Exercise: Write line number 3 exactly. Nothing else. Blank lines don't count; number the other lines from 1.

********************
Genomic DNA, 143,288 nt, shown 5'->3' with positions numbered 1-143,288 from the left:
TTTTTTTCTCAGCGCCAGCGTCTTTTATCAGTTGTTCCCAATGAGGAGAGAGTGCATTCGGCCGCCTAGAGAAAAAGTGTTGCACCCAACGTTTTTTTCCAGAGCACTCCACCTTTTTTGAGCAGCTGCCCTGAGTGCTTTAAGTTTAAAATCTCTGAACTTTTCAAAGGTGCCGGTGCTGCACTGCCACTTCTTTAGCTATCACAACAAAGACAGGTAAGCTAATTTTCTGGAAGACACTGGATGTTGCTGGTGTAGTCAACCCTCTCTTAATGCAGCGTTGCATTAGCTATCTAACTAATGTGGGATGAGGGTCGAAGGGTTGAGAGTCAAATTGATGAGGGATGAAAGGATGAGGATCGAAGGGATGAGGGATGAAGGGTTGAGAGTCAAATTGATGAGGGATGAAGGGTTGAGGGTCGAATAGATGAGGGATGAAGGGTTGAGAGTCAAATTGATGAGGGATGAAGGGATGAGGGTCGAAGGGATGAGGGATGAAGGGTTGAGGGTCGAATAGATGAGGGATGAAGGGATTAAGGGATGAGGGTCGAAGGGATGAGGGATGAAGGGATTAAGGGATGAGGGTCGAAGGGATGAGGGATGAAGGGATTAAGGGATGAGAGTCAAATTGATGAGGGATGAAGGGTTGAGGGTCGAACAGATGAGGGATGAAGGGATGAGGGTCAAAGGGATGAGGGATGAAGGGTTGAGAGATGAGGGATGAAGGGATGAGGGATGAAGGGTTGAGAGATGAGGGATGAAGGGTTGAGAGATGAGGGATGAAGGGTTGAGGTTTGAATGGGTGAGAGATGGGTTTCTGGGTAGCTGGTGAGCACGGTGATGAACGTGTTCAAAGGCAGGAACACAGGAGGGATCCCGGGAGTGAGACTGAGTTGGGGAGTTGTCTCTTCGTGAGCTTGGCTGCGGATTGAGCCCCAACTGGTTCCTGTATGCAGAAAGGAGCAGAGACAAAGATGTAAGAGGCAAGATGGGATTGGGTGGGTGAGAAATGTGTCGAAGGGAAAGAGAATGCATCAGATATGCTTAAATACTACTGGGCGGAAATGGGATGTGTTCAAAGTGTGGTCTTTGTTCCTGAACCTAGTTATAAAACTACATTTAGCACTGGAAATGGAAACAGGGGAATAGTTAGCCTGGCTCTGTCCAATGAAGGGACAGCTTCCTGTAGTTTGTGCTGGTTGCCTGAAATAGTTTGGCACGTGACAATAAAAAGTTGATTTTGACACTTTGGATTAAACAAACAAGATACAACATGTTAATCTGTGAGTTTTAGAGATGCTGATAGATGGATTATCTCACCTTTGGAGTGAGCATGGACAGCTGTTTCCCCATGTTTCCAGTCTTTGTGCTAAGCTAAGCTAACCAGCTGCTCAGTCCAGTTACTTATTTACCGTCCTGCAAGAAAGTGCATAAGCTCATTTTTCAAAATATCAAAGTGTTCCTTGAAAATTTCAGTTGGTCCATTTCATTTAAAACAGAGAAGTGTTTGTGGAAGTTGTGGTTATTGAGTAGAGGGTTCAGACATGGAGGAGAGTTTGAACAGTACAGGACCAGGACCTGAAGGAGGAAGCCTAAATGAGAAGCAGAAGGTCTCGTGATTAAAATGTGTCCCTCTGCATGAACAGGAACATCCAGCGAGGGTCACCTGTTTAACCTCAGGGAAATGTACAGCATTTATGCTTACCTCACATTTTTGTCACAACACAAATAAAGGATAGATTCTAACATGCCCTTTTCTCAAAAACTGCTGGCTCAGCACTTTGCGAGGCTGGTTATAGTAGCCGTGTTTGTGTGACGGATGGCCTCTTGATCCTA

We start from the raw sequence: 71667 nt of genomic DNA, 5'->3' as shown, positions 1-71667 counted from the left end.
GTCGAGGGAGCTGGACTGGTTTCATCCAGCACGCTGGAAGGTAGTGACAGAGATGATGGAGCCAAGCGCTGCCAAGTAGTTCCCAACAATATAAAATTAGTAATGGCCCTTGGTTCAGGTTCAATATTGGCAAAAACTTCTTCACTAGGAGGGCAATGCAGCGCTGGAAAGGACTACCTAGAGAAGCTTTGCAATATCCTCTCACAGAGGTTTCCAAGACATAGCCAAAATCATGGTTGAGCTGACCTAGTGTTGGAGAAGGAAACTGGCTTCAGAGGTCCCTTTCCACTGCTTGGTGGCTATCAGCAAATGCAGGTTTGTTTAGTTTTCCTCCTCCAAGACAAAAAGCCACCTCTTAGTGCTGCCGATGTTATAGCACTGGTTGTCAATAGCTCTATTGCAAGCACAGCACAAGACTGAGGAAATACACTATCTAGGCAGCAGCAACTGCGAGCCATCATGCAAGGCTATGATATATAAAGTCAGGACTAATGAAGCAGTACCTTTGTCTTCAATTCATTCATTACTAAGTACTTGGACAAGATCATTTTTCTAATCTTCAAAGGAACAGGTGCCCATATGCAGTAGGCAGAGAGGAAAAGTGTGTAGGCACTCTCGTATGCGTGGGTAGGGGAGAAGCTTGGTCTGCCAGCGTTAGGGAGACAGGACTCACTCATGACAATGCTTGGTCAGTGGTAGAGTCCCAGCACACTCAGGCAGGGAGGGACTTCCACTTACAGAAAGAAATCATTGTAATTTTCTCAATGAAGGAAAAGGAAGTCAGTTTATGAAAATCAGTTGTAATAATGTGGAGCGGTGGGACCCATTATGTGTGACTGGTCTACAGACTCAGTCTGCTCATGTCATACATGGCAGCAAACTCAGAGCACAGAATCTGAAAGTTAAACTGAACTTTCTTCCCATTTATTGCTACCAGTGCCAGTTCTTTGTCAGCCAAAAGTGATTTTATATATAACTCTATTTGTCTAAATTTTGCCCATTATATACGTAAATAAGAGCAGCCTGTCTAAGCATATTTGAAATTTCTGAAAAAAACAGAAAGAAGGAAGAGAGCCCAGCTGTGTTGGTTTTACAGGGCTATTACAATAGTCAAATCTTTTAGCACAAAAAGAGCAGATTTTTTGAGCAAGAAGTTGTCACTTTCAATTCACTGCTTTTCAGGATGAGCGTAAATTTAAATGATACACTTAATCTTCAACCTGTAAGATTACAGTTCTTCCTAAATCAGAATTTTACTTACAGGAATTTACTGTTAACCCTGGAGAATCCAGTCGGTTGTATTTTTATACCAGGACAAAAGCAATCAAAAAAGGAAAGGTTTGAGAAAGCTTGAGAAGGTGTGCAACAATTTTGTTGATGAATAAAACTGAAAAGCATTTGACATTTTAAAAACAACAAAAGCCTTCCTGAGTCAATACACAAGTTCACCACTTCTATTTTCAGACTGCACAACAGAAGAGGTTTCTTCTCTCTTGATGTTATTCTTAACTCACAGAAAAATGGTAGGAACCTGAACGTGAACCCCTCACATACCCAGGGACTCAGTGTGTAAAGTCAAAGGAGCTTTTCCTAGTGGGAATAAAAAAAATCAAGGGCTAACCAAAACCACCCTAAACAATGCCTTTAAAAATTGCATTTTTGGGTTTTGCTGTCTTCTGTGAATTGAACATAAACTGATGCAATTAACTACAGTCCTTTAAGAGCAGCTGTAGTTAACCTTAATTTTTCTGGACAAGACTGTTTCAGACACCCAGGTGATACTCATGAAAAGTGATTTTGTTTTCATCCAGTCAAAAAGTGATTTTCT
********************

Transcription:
We start from the raw sequence: 71667 nt of genomic DNA, 5'->3' as shown, positions 1-71667 counted from the left end.